In 1846, the Mexican army invaded Texas and President James Polk asked for a Declaration of War. The Senate was not anxious for war and the declaration was passed by the margin of only one vote. That one vote for the Mexican War brought us not only victory, but the territory of five great states, Arizona, New Mexico, Nevada, Utah and California.

In 1868, impeachment proceedings were brought against President Andrew Johnson on the grounds that he had abused his executive powers. The Senate, which sits in judgment on such cases, found Johnson innocent by a margin of one single vote. This one vote not only saved our highest office from dishonor, but also prevented a miscarriage of justice because we now know that Johnson was a victim of politics.

In 1875, French Deputies met in convention to decide the future of France, Monarchy or Republic. During the voting, one of the deputies became violently ill and had to be taken home before he could vote. He wanted a Monarchy, but because he did not vote, France became a Republic by that one single vote.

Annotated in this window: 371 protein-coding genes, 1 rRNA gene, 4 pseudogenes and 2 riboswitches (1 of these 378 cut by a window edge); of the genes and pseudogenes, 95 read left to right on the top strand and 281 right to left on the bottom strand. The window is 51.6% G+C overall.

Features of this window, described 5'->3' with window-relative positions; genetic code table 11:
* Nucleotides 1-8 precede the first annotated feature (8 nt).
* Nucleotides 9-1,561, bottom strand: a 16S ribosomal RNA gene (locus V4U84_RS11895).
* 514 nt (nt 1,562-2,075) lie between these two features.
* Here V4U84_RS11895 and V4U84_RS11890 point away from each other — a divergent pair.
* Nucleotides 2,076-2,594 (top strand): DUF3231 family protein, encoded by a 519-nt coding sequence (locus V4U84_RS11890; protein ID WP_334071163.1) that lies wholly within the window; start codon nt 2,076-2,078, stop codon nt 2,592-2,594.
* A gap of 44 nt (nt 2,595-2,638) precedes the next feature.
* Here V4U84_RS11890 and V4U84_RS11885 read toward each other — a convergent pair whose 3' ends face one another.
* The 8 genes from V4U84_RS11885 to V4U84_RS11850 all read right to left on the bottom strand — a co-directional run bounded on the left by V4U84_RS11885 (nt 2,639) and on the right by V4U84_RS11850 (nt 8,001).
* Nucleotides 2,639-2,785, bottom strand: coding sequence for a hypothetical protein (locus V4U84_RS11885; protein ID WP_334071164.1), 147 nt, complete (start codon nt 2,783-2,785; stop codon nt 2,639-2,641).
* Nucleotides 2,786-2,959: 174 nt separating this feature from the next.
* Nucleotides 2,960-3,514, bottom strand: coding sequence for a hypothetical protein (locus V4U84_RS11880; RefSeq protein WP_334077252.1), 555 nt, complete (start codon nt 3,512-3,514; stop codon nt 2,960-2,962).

In 1876, Samuel Tilden won the presidential election by more than a half million in the popular vote over Rutherford B. Hayes. However, some states had issued confused returns and the Electoral College found itself deadlocked. So a special commission was formed to make the final decision. The commission decided that Hayes, although losing the popular vote, had won the Electoral vote by just ballot - 185 to 184.

In 1941, one vote saved Selective Service weeks before Pearl Harbor.

When faced with a choice of evils, voting also leads others to point their finger at you; "Hey, you did vote for that guy." Not that selecting the lesser of evils isn't appropriate in situations where your input is statistically significant, but it is something to ponder.

By the way, some of today's non-voters are doing quite well for themselves and their future, thank you.